CHLOROQUINE MACULOPATHY MASQUERADING AS CONE DYSTROPHY

Title CHLOROQUINE MACULOPATHY MASQUERADING AS CONE DYSTROPHY
Author, Co-Author Aleksandra Zlotnik, Margarita Bauman, Sherry Bass
Topic
Year
2004
Day
Program Number
Poster 97
Room
Affiliation
State University of New York, College of Optometry
Abstract BACKGROUND: Bilateral symmetric maculopaty has many etiologies among them are cone dystrophy and chloroquine maculopathy. Chloroquinolone is used in treatment and prophylaxis of malaria. The most significant complication is irreversible macular damage with visual acuity and visual field loss. Cone dystrophy, an inherited disorder, presents with bilateral maculopathy similar to chloroquine maculopathy.

CASE REPORT(S): A 47 year old African American female presented complaining of blurry vision for 1 year. Medical, ocular, family histories were negative. BCVA 20/200 OD and 20/70-OS. Pupils were PERRL with no afferent papillary defect. Slit lamp examination was unremarkable. IOPs were 20mmHg OD and 23mmHg OS. DFE revealed macular pigment mottling surrounded by areas of atrophy (Bull’s eye pattern) OD>OS. Color vision was abnormal.Visual fields demonstrated a paracentral nasal visual field defect OD and central and inferior nasal defect OS. The patient was diagnosed as an ocular hypertensive with possible cone dystrophy based on the macular appearance and color vision loss, OU and was referred for ERG testing. The ERG showed normal low photopic and scotopic amplitudes with normal latency. Based on the ERG results, additional history was elicited; which revealed that the patient was from Nigeria where she had lived for 30 years; she had had at least 3 recurrences of malaria, treated each time with chloroquine; dosage unknown; last recurrence was about 10 years ago. The ultimate diagnosis of chloroquine maculopathy was made based on the ERG testing, fundus appearance, color vision loss and patient history. The patient continues to be followed as a glaucoma suspect, but interpretation of the visual fields especially the paranasal loss OD, becomes difficult with a maculopathy such as this.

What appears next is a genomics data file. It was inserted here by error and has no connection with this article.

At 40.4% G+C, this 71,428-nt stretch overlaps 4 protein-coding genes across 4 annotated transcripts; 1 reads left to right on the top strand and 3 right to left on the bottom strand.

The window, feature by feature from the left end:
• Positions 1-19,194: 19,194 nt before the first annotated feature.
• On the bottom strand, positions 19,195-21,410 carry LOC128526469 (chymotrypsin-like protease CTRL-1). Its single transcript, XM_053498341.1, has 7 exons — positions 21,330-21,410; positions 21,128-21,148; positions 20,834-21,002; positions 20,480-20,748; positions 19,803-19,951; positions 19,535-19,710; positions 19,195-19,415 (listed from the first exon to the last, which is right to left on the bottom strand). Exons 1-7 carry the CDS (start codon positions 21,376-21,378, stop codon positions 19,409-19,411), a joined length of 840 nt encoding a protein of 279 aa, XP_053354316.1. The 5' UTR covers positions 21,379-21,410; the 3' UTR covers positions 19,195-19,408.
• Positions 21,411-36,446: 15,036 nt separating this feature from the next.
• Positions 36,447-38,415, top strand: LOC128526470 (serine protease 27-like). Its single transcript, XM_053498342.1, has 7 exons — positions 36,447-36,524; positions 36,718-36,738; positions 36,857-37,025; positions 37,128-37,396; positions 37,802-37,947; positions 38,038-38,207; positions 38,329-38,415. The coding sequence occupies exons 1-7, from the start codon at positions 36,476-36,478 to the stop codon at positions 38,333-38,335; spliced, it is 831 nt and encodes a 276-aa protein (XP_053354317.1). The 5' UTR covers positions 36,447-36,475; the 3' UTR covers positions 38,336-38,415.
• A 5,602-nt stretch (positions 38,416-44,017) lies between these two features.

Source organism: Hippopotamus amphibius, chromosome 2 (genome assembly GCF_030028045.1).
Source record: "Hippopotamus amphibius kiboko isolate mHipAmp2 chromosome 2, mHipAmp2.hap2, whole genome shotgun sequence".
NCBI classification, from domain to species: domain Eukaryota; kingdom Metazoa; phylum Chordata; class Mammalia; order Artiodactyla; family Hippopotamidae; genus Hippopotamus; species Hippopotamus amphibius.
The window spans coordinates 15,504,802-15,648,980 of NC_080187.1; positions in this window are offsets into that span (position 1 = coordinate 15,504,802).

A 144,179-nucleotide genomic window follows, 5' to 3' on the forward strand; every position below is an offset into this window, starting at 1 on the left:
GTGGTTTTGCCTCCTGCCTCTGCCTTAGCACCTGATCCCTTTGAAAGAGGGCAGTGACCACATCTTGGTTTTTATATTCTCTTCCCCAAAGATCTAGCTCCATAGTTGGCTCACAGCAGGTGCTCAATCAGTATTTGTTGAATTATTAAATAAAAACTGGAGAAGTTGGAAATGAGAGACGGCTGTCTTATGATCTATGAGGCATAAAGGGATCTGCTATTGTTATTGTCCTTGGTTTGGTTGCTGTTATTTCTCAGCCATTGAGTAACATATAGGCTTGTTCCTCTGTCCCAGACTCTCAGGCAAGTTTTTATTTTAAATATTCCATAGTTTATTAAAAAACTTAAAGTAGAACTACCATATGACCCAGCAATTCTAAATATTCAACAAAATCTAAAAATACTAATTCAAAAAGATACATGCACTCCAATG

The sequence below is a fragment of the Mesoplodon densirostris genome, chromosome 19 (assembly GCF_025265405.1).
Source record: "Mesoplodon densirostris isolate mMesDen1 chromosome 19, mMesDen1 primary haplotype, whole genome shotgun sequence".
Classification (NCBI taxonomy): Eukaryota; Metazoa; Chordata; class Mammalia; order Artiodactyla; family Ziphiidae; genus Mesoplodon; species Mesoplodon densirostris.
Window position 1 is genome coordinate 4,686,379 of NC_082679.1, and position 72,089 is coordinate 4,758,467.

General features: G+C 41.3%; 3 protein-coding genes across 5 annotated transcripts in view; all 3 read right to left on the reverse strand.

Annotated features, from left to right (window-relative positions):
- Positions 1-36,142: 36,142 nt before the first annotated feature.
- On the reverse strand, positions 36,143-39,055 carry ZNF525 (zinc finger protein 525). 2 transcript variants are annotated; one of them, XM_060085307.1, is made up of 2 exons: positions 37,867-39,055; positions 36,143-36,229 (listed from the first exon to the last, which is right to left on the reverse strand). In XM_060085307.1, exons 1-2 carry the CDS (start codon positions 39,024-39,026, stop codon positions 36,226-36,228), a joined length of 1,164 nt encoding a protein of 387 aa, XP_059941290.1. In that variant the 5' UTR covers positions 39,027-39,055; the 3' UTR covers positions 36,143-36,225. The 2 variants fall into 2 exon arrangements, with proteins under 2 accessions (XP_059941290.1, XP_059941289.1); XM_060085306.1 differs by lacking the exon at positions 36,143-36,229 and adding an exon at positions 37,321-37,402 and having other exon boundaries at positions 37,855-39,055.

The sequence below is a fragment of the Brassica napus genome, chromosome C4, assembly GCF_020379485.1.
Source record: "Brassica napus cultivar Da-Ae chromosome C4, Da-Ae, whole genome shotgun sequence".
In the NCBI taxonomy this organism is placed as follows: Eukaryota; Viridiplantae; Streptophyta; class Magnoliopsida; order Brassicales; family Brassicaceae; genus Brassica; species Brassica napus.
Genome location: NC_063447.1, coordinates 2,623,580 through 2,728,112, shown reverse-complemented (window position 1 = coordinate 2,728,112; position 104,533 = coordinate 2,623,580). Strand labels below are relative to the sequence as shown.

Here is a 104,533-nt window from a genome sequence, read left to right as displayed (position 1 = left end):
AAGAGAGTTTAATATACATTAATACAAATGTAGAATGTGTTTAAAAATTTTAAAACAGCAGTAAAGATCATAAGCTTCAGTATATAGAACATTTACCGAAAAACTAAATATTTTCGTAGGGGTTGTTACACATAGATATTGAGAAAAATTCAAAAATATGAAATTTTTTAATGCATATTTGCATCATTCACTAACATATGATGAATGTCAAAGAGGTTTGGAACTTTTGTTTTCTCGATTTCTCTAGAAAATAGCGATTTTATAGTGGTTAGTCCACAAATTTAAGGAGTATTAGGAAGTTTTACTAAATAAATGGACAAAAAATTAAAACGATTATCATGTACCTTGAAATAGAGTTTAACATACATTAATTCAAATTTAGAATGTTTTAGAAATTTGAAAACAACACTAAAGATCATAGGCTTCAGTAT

CONCLUSIONS: Chloroquine maculopathy can masquerade as cone dystrophy based clinical presentation. The ERG is especially important in making differential diagnosis because the photopic responce will be abnormal in cone dystropy,and diferential diagnosis is important for patient management.
Affiliation of Co-Authors State University of New York, College of Optometry, State University of New York, College of Optometry
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